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BMJ Case Reports 2013; doi:10.1136/bcr-2013-008743
  • CASE REPORT

Haemophagocytic syndrome with disseminated intravascular coagulation associated with tuberculosis

  1. Narjess Khalfallah
  1. Department of Internal Medicine, Charles Nicolle's Hospital, Tunis, Tunisia
  1. Correspondence to Dr Eya Cherif, eyacherif{at}yahoo.fr

Summary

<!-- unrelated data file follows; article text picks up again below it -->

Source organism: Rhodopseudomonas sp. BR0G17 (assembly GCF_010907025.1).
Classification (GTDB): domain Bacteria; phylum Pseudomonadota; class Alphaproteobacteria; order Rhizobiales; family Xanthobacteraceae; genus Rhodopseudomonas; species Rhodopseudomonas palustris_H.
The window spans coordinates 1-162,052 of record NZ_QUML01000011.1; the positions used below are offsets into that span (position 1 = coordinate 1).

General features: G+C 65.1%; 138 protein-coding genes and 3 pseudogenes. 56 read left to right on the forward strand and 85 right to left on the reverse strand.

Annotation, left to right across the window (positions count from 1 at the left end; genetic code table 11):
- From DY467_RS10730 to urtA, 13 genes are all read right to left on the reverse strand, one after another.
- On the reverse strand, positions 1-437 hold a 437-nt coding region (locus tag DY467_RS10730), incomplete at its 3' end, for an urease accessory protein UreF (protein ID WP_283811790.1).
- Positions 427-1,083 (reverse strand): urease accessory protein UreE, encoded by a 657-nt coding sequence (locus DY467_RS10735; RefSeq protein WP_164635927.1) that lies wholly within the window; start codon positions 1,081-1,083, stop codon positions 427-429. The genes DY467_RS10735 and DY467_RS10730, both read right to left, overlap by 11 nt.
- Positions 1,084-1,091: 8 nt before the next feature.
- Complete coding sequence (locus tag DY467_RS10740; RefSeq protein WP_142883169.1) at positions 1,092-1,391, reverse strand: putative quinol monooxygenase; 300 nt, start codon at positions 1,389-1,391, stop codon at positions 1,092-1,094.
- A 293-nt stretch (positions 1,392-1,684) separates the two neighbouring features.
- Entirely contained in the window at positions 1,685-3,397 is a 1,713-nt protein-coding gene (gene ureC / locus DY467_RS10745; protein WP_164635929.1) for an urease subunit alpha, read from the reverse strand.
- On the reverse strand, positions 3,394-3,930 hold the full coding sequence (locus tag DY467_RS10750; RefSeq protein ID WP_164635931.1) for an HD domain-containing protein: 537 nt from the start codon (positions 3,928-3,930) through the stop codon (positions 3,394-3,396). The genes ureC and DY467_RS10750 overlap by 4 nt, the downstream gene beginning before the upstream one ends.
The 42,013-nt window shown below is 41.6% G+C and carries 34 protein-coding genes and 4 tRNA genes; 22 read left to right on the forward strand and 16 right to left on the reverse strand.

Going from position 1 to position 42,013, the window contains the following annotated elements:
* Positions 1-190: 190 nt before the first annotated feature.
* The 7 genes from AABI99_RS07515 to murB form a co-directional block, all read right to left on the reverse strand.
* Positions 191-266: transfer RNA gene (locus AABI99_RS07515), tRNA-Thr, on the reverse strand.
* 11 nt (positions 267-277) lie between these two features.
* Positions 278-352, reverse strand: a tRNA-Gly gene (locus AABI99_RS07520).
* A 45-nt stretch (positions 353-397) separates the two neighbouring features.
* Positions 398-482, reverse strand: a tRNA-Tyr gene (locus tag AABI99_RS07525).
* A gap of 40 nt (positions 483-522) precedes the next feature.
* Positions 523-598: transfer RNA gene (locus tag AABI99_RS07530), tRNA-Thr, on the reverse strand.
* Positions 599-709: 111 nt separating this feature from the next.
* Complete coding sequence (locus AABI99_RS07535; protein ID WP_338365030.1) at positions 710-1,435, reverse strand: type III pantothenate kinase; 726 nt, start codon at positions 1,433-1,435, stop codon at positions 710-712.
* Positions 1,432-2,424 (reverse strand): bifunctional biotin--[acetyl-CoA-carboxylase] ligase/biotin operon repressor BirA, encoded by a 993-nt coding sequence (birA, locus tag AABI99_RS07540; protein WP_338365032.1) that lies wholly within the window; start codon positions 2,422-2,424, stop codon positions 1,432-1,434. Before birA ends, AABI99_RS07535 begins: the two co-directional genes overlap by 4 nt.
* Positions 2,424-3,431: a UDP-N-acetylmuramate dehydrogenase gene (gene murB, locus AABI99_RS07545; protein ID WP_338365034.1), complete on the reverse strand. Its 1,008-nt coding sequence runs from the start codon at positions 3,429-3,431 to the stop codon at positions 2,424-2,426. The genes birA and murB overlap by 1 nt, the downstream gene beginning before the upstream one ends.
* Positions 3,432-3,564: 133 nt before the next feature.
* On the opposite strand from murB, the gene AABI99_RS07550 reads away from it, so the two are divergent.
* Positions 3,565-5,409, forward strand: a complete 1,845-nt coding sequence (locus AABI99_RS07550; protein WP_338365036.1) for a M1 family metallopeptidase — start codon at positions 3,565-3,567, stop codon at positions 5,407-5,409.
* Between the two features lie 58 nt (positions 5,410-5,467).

Haemophagocytic syndrome (HPS) is a clinical entity that combines non-specific clinical and biological features. The diagnosis is usually confirmed by a bone marrow examination. HPS may be primary or secondary to a malignancy or to an infectious or autoimmune disease. Early aggressive survey of the aetiology and optimal treatment of the underlying disease improve the outcome of life-threatening HPS. Infection-associated HPS occurs predominantly in immunocompromised patients and is usually fatal. Leading trigger agents are viruses, especially the Epstein-Barr virus  and cytomegalovirus. Mycobacterial infections associated with HPS are rare but should be considered in those patients where there is associated fever of unknown origin. We present a case of disseminated tuberculosis-associated HPS.

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